Coronavirus variants have been detected in Whatcom County, and there’s speculation about what they might mean for the pandemic and vaccination efforts. Here’s what we know right now.
What is a variant?
All viruses mutate. As they make copies of themselves, sometimes their genes will end up with copying errors. When they’re no longer identical to the original virus that was sequenced, we refer to them as variants. There are thousands of novel coronavirus variants, most of which are insignificant.
Why are variants a problem?
There are a few variants we’re particularly concerned about because they:
Are transmitted more easily,
Make people sicker, and/or
Resist antibodies produced by either vaccines or previous infections.
DOH has detected two of the eight variants they are tracking, B.1.1.7 (the UK variant) and B.1.427 (the California variant), in Whatcom County.
How are variants identified?
To identify a variant, a laboratory has to look at the genes in a sample of the virus, in a process called sequencing.
DOH sequences 5% - 10% of the positive specimens collected in the state. They include:
Randomly selected samples
Targeted samples that were selected because they were:
A possible reinfection
A vaccine breakthrough case (where a fully vaccinated person tests positive for the virus)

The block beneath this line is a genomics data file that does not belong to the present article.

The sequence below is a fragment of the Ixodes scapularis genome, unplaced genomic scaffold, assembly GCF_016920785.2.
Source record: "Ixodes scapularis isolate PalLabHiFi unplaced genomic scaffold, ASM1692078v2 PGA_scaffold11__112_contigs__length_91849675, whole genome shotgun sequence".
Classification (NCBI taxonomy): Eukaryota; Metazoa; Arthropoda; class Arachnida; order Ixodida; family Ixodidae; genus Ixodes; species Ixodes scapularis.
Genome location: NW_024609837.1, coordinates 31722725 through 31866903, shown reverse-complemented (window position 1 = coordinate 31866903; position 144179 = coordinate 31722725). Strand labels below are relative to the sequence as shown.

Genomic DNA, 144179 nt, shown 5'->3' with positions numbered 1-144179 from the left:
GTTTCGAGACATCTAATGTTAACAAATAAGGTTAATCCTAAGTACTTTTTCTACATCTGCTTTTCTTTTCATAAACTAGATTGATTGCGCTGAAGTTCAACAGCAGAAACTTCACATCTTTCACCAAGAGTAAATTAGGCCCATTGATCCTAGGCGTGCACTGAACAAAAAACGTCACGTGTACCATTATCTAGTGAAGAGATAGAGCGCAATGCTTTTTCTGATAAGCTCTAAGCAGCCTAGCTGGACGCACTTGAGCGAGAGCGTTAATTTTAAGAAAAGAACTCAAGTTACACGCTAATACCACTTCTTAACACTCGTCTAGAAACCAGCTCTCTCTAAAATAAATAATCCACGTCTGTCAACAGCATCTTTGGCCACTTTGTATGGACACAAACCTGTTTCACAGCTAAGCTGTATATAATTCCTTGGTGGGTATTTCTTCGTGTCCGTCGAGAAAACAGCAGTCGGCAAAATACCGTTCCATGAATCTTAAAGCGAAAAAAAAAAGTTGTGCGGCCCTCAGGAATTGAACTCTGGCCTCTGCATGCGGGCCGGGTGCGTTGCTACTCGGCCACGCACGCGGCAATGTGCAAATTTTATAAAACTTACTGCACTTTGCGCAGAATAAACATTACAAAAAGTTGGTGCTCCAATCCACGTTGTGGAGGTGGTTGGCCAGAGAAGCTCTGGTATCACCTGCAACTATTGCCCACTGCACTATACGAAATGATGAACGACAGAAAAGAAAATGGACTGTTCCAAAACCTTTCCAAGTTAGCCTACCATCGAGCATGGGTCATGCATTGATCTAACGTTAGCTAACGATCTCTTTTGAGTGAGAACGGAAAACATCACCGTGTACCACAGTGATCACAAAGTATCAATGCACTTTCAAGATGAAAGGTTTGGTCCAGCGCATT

A highly severe case
Involved in an outbreak investigation
A specimen that had a genetic indicator that it might be a B.1.1.7 variant
How widespread are the variants?
We currently don’t know how widespread, or prevalent, the variants are. At this point, variants are detected by both random testing and targeted testing, so simply dividing total variant counts in a state or county by the total number of cases does not provide a valid estimate of the prevalence.
The state is working towards sequencing a representative selection of samples to give us a better idea of how prevalent the variants are, but hasn’t achieved this yet.
What do we know about variants in Whatcom County?
The state reports that Whatcom has one of the highest numbers of B.1.1.7 variant detections in the state, second only to King. But since the samples aren’t all random and aren’t representative of the positive specimens, the only conclusion we can accurately draw is that this variant is present here in Whatcom. We don’t know why there are more B.1.1.7 detections here.
DOH states that the B.1.1.7 variant is about 50% more transmissible than other strains, and that early studies show it may pose a higher risk of death. It isn't clear whether infection risk is higher in children relative to other age groups.
The other variant detected in Whatcom, B.1.427, one of the “California” variants, which appears to be slightly more contagious, and some antibody treatments are less effective against it.
Do the vaccines work against the variants?
Early studies show that the three vaccines available for use in the US are all effective against the variants.
We also know that the same preventative measures—wearing properly fitting masks, frequent hand washing, and avoiding crowds—keep the variants from spreading.
Although we’re in Phase 3 of reopening, please be cautious. While our COVID cases are thankfully down from our January surge, our current plateau is higher than last summer’s surge and a new surge could escalate quickly. As always, our personal choices will determine if there will be a new surge of cases.
For more information
DOH releases a weekly variants report, which can be downloaded from their COVID-19 Variants page.
Information is also available on the CDC COVID-19 Variants page.